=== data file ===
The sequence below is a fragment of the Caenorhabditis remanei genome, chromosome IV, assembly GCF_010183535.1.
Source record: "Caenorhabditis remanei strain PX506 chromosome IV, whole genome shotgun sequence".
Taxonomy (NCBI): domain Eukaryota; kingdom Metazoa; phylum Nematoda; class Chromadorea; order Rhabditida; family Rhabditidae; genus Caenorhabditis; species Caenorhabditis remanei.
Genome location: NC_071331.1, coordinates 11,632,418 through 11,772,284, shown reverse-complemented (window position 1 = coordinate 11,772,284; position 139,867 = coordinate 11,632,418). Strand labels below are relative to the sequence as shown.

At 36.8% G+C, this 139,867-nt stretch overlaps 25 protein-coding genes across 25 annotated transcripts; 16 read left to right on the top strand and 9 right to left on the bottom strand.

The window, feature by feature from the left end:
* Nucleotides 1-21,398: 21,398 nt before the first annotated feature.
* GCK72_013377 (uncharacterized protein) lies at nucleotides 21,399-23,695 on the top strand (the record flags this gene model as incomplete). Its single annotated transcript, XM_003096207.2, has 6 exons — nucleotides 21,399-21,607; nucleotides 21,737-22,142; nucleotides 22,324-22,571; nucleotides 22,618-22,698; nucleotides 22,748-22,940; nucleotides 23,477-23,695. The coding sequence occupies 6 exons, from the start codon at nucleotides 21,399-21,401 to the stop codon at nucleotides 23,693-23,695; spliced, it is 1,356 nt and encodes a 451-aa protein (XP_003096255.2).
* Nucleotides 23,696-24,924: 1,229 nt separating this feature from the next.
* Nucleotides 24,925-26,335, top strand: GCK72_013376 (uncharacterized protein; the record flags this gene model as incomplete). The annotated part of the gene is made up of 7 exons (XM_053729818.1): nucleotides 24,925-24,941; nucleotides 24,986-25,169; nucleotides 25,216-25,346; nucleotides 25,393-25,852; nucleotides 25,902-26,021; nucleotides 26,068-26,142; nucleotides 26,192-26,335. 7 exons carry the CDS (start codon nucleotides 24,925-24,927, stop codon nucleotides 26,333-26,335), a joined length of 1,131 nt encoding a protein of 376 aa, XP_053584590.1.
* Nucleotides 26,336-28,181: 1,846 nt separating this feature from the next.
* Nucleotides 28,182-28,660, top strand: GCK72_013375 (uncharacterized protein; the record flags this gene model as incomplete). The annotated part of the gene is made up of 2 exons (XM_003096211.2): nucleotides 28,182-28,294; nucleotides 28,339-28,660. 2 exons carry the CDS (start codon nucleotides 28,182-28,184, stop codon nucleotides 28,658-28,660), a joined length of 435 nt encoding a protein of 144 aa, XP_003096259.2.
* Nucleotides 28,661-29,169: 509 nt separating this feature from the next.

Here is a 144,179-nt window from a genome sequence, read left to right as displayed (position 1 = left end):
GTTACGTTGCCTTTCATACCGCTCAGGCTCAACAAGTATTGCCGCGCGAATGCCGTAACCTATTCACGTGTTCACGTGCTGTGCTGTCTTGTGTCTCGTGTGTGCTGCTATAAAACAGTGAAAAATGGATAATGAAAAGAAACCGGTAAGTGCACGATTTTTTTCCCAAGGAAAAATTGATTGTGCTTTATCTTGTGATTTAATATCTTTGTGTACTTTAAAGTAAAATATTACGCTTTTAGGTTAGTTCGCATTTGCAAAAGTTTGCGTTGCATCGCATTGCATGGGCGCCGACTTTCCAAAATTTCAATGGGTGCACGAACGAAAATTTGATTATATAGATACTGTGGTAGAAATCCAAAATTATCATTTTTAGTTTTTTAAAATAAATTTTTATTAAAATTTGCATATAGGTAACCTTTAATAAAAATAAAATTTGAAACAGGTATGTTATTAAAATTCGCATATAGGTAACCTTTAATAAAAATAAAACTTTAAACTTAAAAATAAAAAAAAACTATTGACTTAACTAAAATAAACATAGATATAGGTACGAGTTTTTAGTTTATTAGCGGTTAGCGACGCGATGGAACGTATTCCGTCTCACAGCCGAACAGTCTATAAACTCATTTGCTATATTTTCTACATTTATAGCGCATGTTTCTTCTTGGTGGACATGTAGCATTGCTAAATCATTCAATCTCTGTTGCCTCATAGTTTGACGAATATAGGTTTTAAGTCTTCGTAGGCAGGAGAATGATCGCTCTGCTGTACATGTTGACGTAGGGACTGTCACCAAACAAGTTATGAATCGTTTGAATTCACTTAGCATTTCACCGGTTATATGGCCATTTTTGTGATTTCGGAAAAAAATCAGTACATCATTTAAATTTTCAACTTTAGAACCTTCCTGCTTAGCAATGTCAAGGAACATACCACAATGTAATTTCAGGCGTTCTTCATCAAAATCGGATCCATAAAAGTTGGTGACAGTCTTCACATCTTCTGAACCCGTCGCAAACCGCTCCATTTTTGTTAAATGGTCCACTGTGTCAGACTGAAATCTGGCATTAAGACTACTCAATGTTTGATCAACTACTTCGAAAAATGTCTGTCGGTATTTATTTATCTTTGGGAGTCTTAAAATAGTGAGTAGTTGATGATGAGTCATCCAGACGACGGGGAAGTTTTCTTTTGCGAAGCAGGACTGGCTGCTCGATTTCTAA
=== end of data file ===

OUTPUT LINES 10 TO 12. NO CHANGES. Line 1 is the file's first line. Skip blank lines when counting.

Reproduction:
* Nucleotides 24,925-26,335, top strand: GCK72_013376 (uncharacterized protein; the record flags this gene model as incomplete). The annotated part of the gene is made up of 7 exons (XM_053729818.1): nucleotides 24,925-24,941; nucleotides 24,986-25,169; nucleotides 25,216-25,346; nucleotides 25,393-25,852; nucleotides 25,902-26,021; nucleotides 26,068-26,142; nucleotides 26,192-26,335. 7 exons carry the CDS (start codon nucleotides 24,925-24,927, stop codon nucleotides 26,333-26,335), a joined length of 1,131 nt encoding a protein of 376 aa, XP_053584590.1.
* Nucleotides 26,336-28,181: 1,846 nt separating this feature from the next.
* Nucleotides 28,182-28,660, top strand: GCK72_013375 (uncharacterized protein; the record flags this gene model as incomplete). The annotated part of the gene is made up of 2 exons (XM_003096211.2): nucleotides 28,182-28,294; nucleotides 28,339-28,660. 2 exons carry the CDS (start codon nucleotides 28,182-28,184, stop codon nucleotides 28,658-28,660), a joined length of 435 nt encoding a protein of 144 aa, XP_003096259.2.